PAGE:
At the very peak of Maslow’s hierarchy are the self-actualization needs. "What a man can be, he must be," Maslow explained, referring to the need people have to achieve their full potential as human beings.
According to Maslow’s definition of self-actualization:
"It may be loosely described as the full use and exploitation of talents, capabilities, potentialities, etc. Such people seem to be fulfilling themselves and to be doing the best that they are capable of doing... They are people who have developed or are developing to the full stature of which they capable."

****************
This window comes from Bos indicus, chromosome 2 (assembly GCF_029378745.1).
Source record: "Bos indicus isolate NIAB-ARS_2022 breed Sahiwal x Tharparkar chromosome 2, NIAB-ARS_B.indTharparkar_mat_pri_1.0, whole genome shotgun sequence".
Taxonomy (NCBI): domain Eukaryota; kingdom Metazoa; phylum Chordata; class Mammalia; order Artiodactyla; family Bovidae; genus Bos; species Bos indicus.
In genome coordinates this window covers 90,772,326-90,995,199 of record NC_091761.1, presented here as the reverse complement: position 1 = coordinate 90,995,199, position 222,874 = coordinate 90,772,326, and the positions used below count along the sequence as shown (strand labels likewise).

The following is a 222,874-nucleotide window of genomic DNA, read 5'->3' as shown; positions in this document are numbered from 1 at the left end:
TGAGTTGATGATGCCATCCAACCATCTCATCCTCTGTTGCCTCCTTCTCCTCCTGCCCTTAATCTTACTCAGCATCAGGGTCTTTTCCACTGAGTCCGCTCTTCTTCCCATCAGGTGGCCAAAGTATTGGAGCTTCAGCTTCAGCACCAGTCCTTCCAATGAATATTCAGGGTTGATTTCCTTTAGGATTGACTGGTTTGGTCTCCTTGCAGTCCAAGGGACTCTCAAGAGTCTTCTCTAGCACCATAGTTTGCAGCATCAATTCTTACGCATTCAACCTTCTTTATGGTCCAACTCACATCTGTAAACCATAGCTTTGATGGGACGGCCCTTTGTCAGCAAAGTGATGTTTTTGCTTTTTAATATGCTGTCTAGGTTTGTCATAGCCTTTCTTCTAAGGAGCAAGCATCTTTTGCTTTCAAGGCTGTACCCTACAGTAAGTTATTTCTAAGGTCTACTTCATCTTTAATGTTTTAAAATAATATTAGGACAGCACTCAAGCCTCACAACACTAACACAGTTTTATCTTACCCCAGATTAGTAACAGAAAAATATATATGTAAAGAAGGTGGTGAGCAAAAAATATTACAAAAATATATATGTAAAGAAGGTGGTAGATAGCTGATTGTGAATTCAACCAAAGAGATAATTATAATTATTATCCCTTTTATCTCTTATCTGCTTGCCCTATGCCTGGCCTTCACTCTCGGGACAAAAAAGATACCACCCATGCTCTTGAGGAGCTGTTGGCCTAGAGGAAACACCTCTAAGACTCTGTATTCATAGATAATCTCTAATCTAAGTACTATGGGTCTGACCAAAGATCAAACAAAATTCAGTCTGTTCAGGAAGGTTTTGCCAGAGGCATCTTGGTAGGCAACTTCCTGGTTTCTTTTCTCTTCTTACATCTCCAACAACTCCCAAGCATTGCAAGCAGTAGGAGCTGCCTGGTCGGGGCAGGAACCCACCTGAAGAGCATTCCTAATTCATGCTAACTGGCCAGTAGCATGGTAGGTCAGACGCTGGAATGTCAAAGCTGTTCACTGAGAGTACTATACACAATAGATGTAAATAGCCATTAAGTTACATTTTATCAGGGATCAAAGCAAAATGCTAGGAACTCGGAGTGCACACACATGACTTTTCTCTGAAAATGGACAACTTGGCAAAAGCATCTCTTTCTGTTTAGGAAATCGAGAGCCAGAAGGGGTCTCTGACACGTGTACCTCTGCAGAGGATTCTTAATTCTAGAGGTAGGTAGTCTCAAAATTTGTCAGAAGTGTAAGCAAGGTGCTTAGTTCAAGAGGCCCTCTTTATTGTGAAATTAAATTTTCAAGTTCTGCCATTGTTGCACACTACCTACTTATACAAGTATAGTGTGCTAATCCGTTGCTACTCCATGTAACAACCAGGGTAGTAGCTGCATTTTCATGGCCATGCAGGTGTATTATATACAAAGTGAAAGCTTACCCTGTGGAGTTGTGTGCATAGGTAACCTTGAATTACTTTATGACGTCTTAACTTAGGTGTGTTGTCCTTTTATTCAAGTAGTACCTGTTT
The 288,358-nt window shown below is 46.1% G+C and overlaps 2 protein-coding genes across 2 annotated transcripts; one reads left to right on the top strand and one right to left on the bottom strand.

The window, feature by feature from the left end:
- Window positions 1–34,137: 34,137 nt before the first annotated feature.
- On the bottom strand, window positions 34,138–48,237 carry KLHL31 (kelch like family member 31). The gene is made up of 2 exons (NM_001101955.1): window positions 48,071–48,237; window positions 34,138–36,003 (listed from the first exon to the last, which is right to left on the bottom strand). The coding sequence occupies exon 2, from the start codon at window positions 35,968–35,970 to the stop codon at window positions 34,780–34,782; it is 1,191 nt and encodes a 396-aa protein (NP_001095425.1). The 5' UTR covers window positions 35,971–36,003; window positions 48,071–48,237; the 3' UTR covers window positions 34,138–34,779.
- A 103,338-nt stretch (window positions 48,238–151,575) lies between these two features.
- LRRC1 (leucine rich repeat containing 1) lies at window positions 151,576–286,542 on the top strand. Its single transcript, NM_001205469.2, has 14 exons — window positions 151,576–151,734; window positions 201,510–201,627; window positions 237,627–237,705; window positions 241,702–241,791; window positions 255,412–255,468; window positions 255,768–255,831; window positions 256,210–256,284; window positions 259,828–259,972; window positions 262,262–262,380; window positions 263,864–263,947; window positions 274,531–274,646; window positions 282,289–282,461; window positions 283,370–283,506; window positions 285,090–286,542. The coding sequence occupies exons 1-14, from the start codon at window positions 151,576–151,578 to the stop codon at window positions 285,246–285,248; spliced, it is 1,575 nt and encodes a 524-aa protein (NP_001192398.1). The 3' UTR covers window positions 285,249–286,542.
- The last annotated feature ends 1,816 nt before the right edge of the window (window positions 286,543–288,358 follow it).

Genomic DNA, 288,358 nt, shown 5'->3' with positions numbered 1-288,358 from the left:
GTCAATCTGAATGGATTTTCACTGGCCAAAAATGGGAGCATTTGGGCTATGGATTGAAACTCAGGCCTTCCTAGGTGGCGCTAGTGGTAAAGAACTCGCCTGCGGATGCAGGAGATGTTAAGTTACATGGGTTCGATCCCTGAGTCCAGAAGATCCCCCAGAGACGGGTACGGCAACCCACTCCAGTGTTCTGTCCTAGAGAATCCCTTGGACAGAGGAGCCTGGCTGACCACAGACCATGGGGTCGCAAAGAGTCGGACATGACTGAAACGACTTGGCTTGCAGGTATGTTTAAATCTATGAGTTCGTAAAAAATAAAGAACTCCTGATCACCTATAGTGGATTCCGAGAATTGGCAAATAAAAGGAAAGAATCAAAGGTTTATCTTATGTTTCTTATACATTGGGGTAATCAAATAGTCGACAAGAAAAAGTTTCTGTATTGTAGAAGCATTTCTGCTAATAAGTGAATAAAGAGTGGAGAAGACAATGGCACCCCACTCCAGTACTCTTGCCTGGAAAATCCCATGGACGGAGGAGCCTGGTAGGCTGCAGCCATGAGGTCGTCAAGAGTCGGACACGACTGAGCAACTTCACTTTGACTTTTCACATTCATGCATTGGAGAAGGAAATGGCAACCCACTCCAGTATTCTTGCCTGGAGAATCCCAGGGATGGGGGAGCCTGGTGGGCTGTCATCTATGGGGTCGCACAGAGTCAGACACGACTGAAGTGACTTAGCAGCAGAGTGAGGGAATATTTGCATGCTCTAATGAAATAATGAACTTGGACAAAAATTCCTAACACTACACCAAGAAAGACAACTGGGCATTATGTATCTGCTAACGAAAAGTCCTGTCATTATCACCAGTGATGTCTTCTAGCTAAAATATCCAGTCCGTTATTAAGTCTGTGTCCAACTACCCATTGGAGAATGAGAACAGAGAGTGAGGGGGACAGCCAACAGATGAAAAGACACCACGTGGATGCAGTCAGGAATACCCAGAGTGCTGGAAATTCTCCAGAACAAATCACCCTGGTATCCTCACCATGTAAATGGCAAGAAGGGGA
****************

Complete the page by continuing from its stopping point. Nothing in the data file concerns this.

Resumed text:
As he was developing his theory, Maslow studied the biographies of famous historical individuals who he believed were good examples of self-actualized people. These figures included Albert Einstein, Eleanor Roosevelt, Abraham Lincoln, and Frederick Douglass.